Teenagers’ brains become smaller from problematic alcohol use

100 female twins participated in a study regarding the effect of problematic alcohol use on the brain.

By Kate Phillipa Clark

A group of researchers from the University of Minnesota have looked into problematic alcohol use and how it affects children, teenagers and young adult brains. Their results were published in Psychological Medicine, an international journal in the fields of psychiatry and clinical psychology. The researchers pointed to the fact that there already is evidence suggesting that problematic alcohol use is associated with smaller hippocampal volume. The hippocampus is a region of the brain that is primarily associated with memory and spatial navigation. However, they wanted to explore whether hippocampal deviations reflect a pre-existing liability toward problematic alcohol use, or whether problematic alcohol-use causes hippocampal deviations.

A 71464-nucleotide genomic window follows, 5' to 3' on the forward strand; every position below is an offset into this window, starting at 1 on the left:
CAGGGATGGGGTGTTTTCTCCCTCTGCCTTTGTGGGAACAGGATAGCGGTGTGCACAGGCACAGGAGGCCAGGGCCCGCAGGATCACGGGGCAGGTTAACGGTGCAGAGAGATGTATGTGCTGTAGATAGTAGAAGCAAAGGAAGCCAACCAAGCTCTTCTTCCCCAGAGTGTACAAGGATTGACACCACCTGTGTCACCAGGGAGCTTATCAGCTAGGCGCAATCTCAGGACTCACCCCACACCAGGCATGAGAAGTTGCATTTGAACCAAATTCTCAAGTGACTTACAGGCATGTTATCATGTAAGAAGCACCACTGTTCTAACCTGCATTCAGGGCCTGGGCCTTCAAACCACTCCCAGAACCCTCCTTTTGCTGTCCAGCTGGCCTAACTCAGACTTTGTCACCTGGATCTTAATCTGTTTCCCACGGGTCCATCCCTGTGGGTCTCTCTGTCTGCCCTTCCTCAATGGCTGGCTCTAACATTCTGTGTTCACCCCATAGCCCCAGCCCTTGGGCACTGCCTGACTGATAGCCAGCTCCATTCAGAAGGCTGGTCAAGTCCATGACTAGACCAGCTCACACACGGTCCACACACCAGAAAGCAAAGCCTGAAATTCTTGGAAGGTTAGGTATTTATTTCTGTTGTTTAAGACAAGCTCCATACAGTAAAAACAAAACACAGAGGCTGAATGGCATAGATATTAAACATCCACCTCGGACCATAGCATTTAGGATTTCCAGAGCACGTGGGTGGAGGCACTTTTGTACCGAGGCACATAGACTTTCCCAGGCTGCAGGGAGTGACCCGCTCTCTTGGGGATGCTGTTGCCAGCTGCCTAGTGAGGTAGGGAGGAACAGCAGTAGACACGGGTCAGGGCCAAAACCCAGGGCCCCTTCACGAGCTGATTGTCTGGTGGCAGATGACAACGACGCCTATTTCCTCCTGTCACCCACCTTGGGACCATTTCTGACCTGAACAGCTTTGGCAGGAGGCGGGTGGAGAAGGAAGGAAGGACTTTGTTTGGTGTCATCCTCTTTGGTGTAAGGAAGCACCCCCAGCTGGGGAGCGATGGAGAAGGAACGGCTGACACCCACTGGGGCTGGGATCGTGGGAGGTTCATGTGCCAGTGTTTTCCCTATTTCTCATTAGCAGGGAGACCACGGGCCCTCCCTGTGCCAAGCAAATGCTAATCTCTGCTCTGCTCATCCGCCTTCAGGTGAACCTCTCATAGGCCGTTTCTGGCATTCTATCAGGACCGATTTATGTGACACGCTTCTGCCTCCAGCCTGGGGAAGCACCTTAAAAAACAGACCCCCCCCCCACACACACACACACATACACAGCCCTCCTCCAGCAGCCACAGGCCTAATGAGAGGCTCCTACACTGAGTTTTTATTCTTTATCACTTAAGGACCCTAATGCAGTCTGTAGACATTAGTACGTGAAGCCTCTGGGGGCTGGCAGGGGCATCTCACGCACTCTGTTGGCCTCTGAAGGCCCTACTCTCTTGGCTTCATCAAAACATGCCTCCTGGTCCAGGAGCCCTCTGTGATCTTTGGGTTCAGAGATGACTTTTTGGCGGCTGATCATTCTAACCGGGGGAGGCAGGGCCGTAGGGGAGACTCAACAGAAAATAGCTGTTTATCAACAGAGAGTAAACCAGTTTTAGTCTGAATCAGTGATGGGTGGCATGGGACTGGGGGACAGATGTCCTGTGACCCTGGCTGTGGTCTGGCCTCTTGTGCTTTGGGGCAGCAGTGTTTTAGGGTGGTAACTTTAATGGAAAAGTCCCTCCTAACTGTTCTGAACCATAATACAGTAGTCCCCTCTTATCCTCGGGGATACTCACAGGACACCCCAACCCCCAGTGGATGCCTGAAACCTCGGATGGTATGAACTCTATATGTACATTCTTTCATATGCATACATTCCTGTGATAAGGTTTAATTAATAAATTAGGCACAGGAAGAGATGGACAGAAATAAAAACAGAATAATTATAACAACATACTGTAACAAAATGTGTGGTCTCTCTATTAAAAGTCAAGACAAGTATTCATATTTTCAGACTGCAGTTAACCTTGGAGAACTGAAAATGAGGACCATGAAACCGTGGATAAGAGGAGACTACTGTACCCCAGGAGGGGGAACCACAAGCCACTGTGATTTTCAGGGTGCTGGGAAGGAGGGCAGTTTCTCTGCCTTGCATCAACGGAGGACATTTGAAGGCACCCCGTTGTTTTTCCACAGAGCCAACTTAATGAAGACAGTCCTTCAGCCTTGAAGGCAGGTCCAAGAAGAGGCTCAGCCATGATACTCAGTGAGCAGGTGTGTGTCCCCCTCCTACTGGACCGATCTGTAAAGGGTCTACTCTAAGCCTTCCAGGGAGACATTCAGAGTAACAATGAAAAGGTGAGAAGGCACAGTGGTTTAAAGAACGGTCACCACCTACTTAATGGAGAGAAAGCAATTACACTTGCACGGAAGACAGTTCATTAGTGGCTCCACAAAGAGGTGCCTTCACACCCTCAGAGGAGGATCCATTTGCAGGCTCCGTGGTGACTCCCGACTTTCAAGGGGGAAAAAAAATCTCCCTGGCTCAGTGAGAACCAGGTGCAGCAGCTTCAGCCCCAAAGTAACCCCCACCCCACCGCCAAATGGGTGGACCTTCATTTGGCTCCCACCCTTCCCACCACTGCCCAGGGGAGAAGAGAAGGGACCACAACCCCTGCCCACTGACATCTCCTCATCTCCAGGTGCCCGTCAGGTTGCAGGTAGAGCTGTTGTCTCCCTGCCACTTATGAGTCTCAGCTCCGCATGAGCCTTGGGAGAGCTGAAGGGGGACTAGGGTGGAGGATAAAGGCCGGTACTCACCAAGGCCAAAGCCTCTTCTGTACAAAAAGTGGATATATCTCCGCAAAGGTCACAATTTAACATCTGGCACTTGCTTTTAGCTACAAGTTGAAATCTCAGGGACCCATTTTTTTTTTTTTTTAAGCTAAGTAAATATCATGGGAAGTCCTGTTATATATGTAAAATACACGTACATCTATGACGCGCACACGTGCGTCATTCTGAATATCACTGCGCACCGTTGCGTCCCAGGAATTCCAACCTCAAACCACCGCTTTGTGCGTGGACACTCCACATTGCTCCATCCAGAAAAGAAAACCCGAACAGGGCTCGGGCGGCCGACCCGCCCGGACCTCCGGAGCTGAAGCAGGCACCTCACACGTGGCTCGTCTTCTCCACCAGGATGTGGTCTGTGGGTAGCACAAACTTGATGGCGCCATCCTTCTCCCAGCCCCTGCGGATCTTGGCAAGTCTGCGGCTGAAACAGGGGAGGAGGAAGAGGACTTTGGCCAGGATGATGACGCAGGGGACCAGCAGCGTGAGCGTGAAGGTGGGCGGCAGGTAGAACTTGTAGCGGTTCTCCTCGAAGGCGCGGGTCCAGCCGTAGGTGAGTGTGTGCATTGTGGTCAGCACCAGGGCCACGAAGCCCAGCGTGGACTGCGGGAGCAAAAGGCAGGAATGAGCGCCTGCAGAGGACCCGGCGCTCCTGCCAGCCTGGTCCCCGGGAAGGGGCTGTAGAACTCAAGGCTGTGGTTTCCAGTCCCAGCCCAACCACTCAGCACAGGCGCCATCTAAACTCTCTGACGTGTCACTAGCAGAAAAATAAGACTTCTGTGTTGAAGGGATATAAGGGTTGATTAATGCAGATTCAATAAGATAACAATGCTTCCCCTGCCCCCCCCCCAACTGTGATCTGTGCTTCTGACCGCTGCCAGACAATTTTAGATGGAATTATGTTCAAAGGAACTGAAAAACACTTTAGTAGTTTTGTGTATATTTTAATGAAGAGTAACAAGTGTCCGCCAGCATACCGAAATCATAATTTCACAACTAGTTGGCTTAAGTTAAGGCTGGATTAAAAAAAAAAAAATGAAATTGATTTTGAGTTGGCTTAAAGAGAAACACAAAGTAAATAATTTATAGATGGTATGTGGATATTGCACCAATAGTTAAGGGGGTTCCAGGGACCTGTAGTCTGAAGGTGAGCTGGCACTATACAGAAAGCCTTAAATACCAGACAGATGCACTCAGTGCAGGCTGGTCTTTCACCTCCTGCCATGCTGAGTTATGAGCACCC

100 female twins participated

The research team did a twin-study looking at differences within twin pairs in levels of drinking. Their study included 100 female twins, from ages 11 to 24. Among other things they looked at how much the girls drank, and how often they drank. They assessed the girls hippocampal volume by doing MRI-scans. Magnetic Resonance Imaging (MRI) is a medical imaging technique generating images of the organs in the body. The research team found that the twins who drank more alcohol had significantly smaller hippocampal volume than their co-twin. These findings let them to conclude that problematic alcohol-use causes hippocampal deviations.


About the Author

Kate Phillipa Clark

Kate Phillipa Clark has a bachelor in Journalism and an Executive Master in Corporate Communication. She is an identical twin and so is her father.


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